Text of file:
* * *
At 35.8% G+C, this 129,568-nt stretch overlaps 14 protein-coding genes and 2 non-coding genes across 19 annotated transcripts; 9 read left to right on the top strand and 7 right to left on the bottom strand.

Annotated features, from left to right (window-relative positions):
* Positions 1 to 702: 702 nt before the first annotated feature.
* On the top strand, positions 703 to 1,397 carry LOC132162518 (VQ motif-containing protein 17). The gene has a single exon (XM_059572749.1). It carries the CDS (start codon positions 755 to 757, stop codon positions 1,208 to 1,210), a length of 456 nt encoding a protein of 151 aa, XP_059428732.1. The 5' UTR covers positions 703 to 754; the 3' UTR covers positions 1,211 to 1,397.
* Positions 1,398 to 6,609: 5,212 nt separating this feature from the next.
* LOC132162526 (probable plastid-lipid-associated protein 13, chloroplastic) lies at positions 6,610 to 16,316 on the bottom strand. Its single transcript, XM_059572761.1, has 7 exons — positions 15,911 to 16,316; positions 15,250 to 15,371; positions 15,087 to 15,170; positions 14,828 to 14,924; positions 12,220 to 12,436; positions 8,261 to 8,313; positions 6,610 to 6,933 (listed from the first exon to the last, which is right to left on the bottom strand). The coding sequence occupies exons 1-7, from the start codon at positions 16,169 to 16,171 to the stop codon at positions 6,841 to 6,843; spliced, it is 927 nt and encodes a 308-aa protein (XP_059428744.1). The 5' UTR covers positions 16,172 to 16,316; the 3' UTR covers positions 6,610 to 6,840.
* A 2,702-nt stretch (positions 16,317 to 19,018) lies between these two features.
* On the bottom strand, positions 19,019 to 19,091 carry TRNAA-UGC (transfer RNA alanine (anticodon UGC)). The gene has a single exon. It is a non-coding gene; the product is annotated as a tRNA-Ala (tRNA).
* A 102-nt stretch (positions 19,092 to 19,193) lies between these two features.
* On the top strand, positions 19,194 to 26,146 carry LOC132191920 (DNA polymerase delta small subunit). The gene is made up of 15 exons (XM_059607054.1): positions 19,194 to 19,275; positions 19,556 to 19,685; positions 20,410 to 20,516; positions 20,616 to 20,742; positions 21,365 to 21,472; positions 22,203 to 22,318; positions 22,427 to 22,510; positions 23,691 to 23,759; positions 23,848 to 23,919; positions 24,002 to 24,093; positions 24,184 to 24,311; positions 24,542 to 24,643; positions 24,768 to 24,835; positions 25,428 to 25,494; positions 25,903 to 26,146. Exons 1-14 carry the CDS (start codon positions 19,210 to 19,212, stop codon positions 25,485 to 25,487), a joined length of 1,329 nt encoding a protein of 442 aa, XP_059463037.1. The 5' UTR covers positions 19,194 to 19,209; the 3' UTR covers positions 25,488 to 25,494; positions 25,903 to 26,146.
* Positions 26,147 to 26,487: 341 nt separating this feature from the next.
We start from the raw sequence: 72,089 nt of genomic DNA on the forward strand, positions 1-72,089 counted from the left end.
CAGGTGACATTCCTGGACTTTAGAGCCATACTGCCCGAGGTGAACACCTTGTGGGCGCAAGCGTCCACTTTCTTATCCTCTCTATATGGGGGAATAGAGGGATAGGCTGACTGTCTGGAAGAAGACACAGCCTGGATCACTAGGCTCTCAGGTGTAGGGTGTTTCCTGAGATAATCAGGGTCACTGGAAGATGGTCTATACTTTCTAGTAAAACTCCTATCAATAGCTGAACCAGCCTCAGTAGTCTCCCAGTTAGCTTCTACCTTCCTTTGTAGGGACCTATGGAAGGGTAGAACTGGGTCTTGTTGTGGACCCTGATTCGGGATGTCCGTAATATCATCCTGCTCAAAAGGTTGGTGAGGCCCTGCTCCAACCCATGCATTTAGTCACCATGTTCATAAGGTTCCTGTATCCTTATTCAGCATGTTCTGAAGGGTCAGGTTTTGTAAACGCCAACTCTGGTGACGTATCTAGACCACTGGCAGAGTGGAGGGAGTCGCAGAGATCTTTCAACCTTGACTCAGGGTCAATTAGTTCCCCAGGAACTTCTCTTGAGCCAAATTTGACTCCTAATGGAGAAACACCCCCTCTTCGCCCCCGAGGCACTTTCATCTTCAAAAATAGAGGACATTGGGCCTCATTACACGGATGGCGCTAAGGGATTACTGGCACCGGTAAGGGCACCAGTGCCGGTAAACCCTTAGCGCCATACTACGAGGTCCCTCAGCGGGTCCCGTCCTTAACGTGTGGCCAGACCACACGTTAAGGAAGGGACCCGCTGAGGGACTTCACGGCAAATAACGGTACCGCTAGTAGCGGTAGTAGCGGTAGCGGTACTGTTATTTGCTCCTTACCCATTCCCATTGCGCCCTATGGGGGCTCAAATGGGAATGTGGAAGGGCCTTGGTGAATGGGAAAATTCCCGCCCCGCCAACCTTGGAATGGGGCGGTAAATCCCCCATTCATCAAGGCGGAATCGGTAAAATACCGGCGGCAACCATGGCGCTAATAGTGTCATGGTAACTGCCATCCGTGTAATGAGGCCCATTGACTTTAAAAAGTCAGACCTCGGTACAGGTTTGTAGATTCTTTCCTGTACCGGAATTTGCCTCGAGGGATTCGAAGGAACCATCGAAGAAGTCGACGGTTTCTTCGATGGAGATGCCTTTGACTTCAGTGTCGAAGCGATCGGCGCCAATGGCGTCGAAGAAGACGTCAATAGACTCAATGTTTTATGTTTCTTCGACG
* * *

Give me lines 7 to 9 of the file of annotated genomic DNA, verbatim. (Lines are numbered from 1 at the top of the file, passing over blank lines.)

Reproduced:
* A 2,702-nt stretch (positions 16,317 to 19,018) lies between these two features.
* On the bottom strand, positions 19,019 to 19,091 carry TRNAA-UGC (transfer RNA alanine (anticodon UGC)). The gene has a single exon. It is a non-coding gene; the product is annotated as a tRNA-Ala (tRNA).
* A 102-nt stretch (positions 19,092 to 19,193) lies between these two features.